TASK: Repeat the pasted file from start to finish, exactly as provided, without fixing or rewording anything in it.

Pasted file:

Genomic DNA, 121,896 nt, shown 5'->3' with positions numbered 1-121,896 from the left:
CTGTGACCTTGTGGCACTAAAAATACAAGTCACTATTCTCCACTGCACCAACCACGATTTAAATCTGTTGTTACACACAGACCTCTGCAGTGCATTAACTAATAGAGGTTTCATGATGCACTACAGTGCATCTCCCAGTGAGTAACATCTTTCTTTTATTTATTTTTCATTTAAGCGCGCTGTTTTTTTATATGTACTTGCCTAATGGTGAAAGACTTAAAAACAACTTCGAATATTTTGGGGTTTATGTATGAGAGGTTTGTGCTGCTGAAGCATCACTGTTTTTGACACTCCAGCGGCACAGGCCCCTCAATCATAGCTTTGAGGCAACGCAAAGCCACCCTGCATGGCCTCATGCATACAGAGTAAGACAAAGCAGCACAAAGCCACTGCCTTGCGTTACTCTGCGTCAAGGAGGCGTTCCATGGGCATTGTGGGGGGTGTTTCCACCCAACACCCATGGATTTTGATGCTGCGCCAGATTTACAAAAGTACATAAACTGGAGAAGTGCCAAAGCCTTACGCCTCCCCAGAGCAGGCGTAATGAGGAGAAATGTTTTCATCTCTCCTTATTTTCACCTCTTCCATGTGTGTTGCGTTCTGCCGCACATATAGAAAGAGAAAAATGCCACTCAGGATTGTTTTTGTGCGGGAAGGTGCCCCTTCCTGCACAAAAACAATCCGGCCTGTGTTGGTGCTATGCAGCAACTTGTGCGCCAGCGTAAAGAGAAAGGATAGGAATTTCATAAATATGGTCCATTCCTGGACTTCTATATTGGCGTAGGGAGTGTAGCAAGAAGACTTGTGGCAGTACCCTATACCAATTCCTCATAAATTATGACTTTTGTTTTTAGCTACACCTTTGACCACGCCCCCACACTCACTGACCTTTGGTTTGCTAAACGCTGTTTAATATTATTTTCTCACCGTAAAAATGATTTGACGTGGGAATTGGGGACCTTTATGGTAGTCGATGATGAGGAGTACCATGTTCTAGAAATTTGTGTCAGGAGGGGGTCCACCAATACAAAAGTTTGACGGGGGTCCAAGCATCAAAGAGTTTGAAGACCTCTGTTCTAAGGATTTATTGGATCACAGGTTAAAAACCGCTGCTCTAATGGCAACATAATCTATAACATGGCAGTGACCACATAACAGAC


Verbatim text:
Genomic DNA, 121,896 nt, shown 5'->3' with positions numbered 1-121,896 from the left:
CTGTGACCTTGTGGCACTAAAAATACAAGTCACTATTCTCCACTGCACCAACCACGATTTAAATCTGTTGTTACACACAGACCTCTGCAGTGCATTAACTAATAGAGGTTTCATGATGCACTACAGTGCATCTCCCAGTGAGTAACATCTTTCTTTTATTTATTTTTCATTTAAGCGCGCTGTTTTTTTATATGTACTTGCCTAATGGTGAAAGACTTAAAAACAACTTCGAATATTTTGGGGTTTATGTATGAGAGGTTTGTGCTGCTGAAGCATCACTGTTTTTGACACTCCAGCGGCACAGGCCCCTCAATCATAGCTTTGAGGCAACGCAAAGCCACCCTGCATGGCCTCATGCATACAGAGTAAGACAAAGCAGCACAAAGCCACTGCCTTGCGTTACTCTGCGTCAAGGAGGCGTTCCATGGGCATTGTGGGGGGTGTTTCCACCCAACACCCATGGATTTTGATGCTGCGCCAGATTTACAAAAGTACATAAACTGGAGAAGTGCCAAAGCCTTACGCCTCCCCAGAGCAGGCGTAATGAGGAGAAATGTTTTCATCTCTCCTTATTTTCACCTCTTCCATGTGTGTTGCGTTCTGCCGCACATATAGAAAGAGAAAAATGCCACTCAGGATTGTTTTTGTGCGGGAAGGTGCCCCTTCCTGCACAAAAACAATCCGGCCTGTGTTGGTGCTATGCAGCAACTTGTGCGCCAGCGTAAAGAGAAAGGATAGGAATTTCATAAATATGGTCCATTCCTGGACTTCTATATTGGCGTAGGGAGTGTAGCAAGAAGACTTGTGGCAGTACCCTATACCAATTCCTCATAAATTATGACTTTTGTTTTTAGCTACACCTTTGACCACGCCCCCACACTCACTGACCTTTGGTTTGCTAAACGCTGTTTAATATTATTTTCTCACCGTAAAAATGATTTGACGTGGGAATTGGGGACCTTTATGGTAGTCGATGATGAGGAGTACCATGTTCTAGAAATTTGTGTCAGGAGGGGGTCCACCAATACAAAAGTTTGACGGGGGTCCAAGCATCAAAGAGTTTGAAGACCTCTGTTCTAAGGATTTATTGGATCACAGGTTAAAAACCGCTGCTCTAATGGCAACATAATCTATAACATGGCAGTGACCACATAACAGAC